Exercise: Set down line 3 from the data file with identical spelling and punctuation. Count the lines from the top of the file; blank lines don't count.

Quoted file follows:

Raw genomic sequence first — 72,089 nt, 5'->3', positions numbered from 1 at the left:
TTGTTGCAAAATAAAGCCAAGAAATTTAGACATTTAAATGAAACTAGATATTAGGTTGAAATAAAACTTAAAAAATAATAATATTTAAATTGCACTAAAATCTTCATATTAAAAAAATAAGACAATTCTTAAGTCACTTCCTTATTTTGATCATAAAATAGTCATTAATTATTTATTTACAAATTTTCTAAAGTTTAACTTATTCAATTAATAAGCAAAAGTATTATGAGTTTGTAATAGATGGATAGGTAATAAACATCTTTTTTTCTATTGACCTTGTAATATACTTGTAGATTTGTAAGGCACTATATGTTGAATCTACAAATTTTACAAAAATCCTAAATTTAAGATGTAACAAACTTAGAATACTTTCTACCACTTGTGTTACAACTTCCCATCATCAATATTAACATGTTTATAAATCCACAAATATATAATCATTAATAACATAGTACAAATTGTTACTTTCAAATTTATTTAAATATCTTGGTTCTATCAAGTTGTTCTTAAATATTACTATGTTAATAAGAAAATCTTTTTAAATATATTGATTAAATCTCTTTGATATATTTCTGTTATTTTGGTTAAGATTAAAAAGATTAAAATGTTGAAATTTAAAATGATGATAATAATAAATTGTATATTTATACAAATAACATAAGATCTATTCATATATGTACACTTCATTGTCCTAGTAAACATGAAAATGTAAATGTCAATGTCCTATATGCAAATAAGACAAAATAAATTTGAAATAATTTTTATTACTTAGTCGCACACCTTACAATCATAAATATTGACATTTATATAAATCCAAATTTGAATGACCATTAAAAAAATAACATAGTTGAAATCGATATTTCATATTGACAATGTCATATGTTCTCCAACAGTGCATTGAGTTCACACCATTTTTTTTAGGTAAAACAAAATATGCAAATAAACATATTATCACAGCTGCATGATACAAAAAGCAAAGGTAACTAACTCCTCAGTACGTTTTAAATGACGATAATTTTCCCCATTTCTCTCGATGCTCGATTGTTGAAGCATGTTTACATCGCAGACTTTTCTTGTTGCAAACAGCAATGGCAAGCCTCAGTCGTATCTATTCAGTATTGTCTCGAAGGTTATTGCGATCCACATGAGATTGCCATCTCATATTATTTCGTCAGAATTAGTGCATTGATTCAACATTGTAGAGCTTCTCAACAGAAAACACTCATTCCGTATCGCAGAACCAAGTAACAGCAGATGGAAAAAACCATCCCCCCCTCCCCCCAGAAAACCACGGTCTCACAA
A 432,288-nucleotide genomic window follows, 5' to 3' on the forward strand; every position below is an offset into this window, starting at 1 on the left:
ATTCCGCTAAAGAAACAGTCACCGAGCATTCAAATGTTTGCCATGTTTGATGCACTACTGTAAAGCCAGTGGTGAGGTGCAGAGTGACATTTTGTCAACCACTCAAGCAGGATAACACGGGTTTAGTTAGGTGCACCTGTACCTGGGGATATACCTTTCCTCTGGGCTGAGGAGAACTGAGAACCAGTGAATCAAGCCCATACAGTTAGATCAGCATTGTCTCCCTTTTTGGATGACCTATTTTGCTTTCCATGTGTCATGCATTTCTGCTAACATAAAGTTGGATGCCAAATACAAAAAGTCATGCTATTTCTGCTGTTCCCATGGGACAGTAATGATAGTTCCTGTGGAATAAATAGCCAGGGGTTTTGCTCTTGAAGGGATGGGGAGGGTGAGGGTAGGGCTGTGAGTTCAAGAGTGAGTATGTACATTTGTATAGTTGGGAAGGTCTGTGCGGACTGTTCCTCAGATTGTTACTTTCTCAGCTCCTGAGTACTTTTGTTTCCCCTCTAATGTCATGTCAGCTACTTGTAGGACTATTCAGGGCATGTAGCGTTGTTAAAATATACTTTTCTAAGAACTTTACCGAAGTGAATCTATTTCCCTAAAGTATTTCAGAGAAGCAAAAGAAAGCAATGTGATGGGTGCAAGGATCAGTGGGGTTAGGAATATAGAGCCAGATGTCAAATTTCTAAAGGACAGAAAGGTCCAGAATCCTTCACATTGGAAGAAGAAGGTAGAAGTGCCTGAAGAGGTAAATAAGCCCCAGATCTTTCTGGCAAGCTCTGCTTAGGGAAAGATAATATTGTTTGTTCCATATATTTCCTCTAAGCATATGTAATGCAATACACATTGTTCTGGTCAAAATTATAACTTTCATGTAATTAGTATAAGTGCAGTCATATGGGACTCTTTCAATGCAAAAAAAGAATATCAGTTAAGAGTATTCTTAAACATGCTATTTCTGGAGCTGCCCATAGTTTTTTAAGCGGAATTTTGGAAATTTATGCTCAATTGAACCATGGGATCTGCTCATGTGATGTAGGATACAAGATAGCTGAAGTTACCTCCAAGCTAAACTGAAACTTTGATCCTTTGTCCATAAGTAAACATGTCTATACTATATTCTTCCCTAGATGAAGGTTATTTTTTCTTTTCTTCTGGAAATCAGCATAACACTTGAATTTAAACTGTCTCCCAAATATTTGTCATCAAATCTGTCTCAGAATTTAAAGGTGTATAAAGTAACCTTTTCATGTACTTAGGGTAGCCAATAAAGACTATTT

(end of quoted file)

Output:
A 432,288-nucleotide genomic window follows, 5' to 3' on the forward strand; every position below is an offset into this window, starting at 1 on the left: